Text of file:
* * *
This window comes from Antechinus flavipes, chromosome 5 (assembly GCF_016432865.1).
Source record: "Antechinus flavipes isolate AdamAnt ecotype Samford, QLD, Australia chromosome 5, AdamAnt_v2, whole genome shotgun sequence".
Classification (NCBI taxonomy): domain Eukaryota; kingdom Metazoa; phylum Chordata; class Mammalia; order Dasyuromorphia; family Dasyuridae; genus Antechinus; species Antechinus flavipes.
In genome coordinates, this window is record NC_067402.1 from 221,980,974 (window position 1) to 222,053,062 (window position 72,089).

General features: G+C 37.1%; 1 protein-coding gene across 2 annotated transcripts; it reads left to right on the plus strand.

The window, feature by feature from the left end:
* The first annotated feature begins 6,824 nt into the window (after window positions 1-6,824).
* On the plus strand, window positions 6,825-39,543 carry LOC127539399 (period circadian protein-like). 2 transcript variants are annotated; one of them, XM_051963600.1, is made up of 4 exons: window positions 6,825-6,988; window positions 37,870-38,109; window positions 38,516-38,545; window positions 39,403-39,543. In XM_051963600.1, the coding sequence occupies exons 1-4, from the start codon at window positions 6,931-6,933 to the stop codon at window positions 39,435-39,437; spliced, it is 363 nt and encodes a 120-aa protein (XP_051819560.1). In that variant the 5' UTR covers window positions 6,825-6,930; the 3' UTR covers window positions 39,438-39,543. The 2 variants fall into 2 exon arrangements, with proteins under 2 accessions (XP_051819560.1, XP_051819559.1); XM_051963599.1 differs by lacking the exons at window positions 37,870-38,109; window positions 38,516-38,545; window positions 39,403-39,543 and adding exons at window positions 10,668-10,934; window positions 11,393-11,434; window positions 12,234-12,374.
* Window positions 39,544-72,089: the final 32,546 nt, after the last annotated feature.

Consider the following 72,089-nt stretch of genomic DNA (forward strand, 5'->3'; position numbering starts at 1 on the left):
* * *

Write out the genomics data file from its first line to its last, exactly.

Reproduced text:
This window comes from Antechinus flavipes, chromosome 5 (assembly GCF_016432865.1).
Source record: "Antechinus flavipes isolate AdamAnt ecotype Samford, QLD, Australia chromosome 5, AdamAnt_v2, whole genome shotgun sequence".
Classification (NCBI taxonomy): domain Eukaryota; kingdom Metazoa; phylum Chordata; class Mammalia; order Dasyuromorphia; family Dasyuridae; genus Antechinus; species Antechinus flavipes.
In genome coordinates, this window is record NC_067402.1 from 221,980,974 (window position 1) to 222,053,062 (window position 72,089).

General features: G+C 37.1%; 1 protein-coding gene across 2 annotated transcripts; it reads left to right on the plus strand.

The window, feature by feature from the left end:
* The first annotated feature begins 6,824 nt into the window (after window positions 1-6,824).
* On the plus strand, window positions 6,825-39,543 carry LOC127539399 (period circadian protein-like). 2 transcript variants are annotated; one of them, XM_051963600.1, is made up of 4 exons: window positions 6,825-6,988; window positions 37,870-38,109; window positions 38,516-38,545; window positions 39,403-39,543. In XM_051963600.1, the coding sequence occupies exons 1-4, from the start codon at window positions 6,931-6,933 to the stop codon at window positions 39,435-39,437; spliced, it is 363 nt and encodes a 120-aa protein (XP_051819560.1). In that variant the 5' UTR covers window positions 6,825-6,930; the 3' UTR covers window positions 39,438-39,543. The 2 variants fall into 2 exon arrangements, with proteins under 2 accessions (XP_051819560.1, XP_051819559.1); XM_051963599.1 differs by lacking the exons at window positions 37,870-38,109; window positions 38,516-38,545; window positions 39,403-39,543 and adding exons at window positions 10,668-10,934; window positions 11,393-11,434; window positions 12,234-12,374.
* Window positions 39,544-72,089: the final 32,546 nt, after the last annotated feature.

Consider the following 72,089-nt stretch of genomic DNA (forward strand, 5'->3'; position numbering starts at 1 on the left):